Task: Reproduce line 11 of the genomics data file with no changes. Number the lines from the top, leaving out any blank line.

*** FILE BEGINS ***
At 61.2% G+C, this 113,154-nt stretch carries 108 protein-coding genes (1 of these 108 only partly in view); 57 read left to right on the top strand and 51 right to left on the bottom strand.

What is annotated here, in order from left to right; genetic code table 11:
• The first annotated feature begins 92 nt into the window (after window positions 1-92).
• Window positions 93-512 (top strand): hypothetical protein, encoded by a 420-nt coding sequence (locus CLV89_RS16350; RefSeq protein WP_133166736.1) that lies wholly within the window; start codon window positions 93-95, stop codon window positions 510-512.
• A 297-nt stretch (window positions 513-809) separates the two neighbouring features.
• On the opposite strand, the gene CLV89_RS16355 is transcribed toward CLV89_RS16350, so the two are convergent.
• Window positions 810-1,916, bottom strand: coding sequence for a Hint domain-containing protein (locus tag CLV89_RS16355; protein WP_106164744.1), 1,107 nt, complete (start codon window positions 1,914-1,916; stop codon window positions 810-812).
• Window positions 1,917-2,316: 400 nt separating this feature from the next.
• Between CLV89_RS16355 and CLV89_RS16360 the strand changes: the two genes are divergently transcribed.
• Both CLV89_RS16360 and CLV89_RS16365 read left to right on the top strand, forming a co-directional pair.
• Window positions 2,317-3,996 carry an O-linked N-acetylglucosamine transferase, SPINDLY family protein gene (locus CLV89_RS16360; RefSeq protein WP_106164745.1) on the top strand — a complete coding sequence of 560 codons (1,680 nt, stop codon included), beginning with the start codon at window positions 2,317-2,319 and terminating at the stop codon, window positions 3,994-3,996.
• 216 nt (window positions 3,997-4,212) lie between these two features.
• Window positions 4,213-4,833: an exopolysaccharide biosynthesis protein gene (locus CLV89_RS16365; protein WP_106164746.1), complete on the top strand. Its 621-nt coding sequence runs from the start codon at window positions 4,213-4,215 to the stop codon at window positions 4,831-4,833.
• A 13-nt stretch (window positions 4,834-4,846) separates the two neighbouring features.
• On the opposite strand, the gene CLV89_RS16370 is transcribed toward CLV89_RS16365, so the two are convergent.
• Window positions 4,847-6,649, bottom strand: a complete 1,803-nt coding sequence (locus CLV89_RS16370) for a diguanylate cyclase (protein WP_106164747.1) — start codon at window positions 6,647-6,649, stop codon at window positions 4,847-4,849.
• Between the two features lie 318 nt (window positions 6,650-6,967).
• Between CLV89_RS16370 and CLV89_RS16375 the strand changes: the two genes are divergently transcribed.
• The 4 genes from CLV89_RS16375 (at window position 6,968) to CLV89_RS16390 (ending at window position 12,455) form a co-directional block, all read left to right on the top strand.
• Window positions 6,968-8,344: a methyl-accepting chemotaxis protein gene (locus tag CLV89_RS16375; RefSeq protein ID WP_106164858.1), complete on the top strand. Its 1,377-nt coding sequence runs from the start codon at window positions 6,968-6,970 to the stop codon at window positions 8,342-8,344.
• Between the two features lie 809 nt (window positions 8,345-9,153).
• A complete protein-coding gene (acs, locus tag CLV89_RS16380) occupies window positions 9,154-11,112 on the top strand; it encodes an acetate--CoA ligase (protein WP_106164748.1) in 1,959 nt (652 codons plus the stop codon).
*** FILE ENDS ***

• Window positions 2,317-3,996 carry an O-linked N-acetylglucosamine transferase, SPINDLY family protein gene (locus CLV89_RS16360; RefSeq protein WP_106164745.1) on the top strand — a complete coding sequence of 560 codons (1,680 nt, stop codon included), beginning with the start codon at window positions 2,317-2,319 and terminating at the stop codon, window positions 3,994-3,996.